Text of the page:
Fuel economy is rated at 23 City/31 Highway/26 Combined. My average for the week landed around 24 mpg.

    Opting for the R-Design does change up the chassis setup with an emphasis on sporty driving. This is apparent in the bends as the XC40 feels confident with minimal body roll and quick reflexes. Steering is responsive, but there will be some who wished there was a little bit more weight dialed in. The downside to the R-Design’s chassis is the ride feeling slightly rough, not helped by the optional 20-inch alloy wheels fitted to my tester.

    Despite being somewhat late to the party, the Volvo XC40 stands out from the subcompact luxury crossover crowd. The styling inside and out put the model into its own space that competitors dream about, along with offering a strong performer in the form of the T5 engine. Where the XC40 stands out is the Care By Volvo subscription service. Starting at $700 a month for 24 months, this service gives you the vehicle, complimentary maintenance, insurance, and the ability to upgrade your vehicle to another one after 12 months. No one has been able to match what Volvo is offering.

    The XC40 shows that if you bring something compelling to the party, it doesn’t matter how late you are.

    Disclaimer: Volvo Provided the XC40, Insurance, and One Tank of Gas

    Year: 2019
    Make: Volvo
    Model: XC40
    Trim: T5 R-Design
    Engine: 2.0L Turbocharged DOHC Four-Cylinder
    Driveline: Eight-Speed Automatic, All-Wheel Drive
    Horsepower @ RPM: 248 @ 5,500
    Torque @ RPM: 258 @ 1,800
    Fuel Economy: City/Highway/Combined - 23/31/26
    Curb Weight: 3,713 lbs
    Location of Manufacture: Ghent, Belgium
    Base Price: $35,700
    As Tested Price: $46,385 (Includes $995.00 Destination Charge)

    Options:
    R-Design Features - $2,500.00
    Laminated Panoramic Sunroof - $1,200.00
    Vision Package - $1,100.00
    Advanced Package - $995.00
    Premium Package - $900.00
    20" 5-Double Spoke Matte Black Alloy Wheels - $800.00
    Harman Kardon Audio System - $800.00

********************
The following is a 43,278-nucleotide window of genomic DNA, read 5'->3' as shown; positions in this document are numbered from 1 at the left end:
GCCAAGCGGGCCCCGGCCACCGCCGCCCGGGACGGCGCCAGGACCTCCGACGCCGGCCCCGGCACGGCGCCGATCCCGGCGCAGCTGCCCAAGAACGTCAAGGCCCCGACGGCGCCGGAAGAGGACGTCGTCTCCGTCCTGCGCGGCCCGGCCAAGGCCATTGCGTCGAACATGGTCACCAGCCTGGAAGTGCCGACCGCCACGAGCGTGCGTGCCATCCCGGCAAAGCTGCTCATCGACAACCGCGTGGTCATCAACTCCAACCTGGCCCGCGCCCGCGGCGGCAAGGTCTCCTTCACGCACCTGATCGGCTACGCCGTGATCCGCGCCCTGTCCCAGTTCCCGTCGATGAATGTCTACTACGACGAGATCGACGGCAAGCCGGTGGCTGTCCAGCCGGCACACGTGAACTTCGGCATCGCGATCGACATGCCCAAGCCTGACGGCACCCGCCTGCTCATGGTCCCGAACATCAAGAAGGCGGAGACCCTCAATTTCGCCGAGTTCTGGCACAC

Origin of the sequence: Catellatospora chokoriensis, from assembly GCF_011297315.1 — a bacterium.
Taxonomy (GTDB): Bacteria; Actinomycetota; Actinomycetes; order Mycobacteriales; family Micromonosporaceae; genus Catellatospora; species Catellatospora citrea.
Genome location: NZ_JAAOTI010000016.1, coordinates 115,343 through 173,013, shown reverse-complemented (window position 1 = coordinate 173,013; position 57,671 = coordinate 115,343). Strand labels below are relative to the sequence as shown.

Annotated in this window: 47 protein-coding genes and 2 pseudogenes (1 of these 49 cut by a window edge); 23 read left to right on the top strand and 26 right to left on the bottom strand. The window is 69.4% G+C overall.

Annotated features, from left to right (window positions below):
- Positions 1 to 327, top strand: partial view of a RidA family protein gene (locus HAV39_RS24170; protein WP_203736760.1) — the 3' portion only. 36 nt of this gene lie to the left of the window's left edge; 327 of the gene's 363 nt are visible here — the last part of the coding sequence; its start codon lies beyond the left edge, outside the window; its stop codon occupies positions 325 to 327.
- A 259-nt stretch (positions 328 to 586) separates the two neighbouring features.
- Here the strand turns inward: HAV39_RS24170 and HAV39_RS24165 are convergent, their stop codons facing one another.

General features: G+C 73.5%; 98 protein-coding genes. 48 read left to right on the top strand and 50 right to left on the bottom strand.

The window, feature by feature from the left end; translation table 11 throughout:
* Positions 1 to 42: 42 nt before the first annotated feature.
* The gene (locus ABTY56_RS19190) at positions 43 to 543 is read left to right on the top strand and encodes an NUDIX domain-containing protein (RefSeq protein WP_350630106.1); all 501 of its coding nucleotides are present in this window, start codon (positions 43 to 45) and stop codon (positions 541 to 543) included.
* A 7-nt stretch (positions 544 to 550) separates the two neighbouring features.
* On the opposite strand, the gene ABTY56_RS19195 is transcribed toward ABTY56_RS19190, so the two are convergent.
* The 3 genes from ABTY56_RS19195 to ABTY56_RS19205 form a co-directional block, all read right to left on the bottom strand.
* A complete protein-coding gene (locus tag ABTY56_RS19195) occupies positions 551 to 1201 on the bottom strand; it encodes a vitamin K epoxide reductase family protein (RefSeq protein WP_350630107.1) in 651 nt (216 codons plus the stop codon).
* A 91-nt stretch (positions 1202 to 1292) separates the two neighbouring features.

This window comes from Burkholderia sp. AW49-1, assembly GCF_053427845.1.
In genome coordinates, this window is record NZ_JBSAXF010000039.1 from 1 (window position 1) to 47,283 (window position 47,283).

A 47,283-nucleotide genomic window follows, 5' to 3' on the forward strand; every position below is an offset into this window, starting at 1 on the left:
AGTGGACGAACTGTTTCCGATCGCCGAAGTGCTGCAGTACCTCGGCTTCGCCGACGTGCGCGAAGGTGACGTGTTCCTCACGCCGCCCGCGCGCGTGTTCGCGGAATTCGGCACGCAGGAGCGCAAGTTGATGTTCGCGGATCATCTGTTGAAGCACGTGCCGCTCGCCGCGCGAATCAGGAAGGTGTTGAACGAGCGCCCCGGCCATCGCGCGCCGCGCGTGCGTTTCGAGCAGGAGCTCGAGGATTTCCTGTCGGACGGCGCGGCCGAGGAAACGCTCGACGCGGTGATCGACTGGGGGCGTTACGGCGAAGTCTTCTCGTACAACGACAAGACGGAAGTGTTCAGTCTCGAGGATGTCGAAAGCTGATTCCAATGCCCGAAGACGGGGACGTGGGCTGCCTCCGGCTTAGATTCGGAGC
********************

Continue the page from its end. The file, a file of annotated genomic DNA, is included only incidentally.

Heated Front Seats & Steering Wheel - $750.00
    Metallic Paint - $645.00

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    I really like the uniqueness of the XC40. I feel as if Cadillac was sort of seeking for the same space as this with the XT4, although missing the funkiness by quite a bit. 

    Edited by regfootball
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    • By William Maley
      I rarely get the opportunity to drive two different flavors of the same vehicle within a short timeframe. But that's what happened in the fall when I had the chance to drive the new Hyundai Sonata in its standard and hybrid forms. The Sonata has always been a favorite of mine as it offered a lot for a midsize sedan, with a surprising price tag. It has also come very close to being at the top of the class, but falling somewhat short due to one thing or another. This new version has the chance of changing that.
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      If there is an issue I have with the Sonata's design, it is the grille. I find it to be slightly cartoonish due to the large size and shape.
      Simple, Yet Elegant Interior
      If you're worried that the polarizing ideas from the exterior make their way inside, don't. The interior is surprisingly sedate with clean lines and a simple design. Hyundai should be commended for using a lot of soft-touch plastics and leather on various surfaces. It makes the Sonata look and feel more premium than its price tag may suggest.

      Despite the coupe-inspired roofline, the Sonata's interior space is quite spacious. Most no one will have any complaints sitting in the back as there is ample head and legroom. Taller passengers should be aware that the optional panoramic sunroof for the Sonata will take away some headroom. The Sonata Hybrid doesn't worry about that as it doesn't offer the sunroof.